The defensive end is perhaps the greater adjustment, both because LeBlanc’s defense differs from its predecessor and because the Bears struggled defensively in 2019-20. That season, Brown ranked last in the Ivy League in points allowed, opponent 3-point shooting percentage and steals per game and second-to-last in opponent field goal percentage. Defense has been a point of emphasis in practice, LeBlanc said:
“We want to attack our challenges head-on, and there’s no secrets about where maybe we’ve struggled in the past … We work with analytics to inform our strategies defensively, and we’re really excited about being a much better defensive squad this year.”
For Brown to outperform its preseason ranking, it will likely need a big year from Ducharme. At 6’1, she was the team’s leading rebounder two seasons ago, and she will matter on the glass again for a team that has just one player taller than 6’2.
“As we’re trying to build this championship culture, Ash is somebody who has just kind of had that mindset and those intangibles right off the bat,” LeBlanc said. “… She understands the grind of the Ivy League and what it takes.”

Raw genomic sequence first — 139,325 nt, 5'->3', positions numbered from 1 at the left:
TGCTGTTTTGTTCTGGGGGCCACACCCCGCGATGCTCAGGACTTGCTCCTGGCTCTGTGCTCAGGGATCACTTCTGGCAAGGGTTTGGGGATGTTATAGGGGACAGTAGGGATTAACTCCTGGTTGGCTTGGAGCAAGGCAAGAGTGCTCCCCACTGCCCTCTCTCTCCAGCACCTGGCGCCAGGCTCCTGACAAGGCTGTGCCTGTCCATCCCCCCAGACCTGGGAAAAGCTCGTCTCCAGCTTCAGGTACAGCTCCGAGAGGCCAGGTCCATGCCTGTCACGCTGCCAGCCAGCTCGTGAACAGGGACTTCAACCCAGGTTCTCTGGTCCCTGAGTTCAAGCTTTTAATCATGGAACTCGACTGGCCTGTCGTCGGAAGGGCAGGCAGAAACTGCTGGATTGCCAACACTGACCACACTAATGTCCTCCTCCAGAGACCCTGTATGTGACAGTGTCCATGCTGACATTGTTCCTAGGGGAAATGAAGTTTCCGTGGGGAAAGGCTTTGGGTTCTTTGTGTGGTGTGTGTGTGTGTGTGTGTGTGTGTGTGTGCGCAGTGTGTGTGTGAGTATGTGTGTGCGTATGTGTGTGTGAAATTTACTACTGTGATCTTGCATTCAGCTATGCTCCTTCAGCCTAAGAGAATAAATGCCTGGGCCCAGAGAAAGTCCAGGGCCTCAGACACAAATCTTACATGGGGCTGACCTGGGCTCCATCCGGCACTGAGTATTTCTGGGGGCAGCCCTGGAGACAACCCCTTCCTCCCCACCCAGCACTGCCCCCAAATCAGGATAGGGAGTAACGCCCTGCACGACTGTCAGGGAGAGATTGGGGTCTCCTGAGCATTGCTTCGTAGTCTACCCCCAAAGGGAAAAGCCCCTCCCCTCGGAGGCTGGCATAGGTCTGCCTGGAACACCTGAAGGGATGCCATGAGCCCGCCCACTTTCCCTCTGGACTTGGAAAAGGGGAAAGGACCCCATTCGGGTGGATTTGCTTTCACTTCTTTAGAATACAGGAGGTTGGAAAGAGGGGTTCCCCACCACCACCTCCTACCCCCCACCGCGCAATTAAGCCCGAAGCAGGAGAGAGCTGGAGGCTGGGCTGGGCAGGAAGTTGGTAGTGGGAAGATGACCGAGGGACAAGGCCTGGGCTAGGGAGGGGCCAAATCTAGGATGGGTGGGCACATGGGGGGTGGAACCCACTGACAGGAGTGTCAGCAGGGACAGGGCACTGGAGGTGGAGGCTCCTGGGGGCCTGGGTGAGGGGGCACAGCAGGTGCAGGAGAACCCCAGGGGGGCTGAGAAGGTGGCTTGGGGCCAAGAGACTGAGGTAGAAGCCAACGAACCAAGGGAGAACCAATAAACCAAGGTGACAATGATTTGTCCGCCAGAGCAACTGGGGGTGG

Junior Maddie Mullin is poised to complement Ducharme on the perimeter as the team’s leading returning scorer, and classmate Lexi Love averaged 1.9 assists and the team’s best assist-to-turnover ratio in 2019-20. LeBlanc also praised sophomore guard Kyla Jones at media day as a player who is “dynamic” and “can score at all three levels.”
While LeBlanc is intent on making Brown a winning program again, she also appreciates how difficult that is from her own experience. She recalled how, as a player at Bucknell, her team gave up 16 offensive rebounds in a loss at Harvard, and she ended her college career with a 2-5 record against the league.
Since then, she said, Ivy League basketball has only improved. The statistics bear that out, as the Ivy League has ranked in the top third of conferences in RPI in each of its last six seasons.
“Now, this is the place to be if you are a high-level Division I basketball player and smart enough to be here,” LeBlanc said. “… So I think that it’s grown immensely from [my playing] days, and it’s really exciting to be part of it now.”
Written by Jenn Hatfield
Jenn Hatfield has been a contributor to The Next since December 2018 and is currently the site's managing editor, Washington Mystics beat reporter and Ivy League beat reporter. Her work has also appeared at FiveThirtyEight, Her Hoop Stats, FanSided, Power Plays and Princeton Alumni Weekly.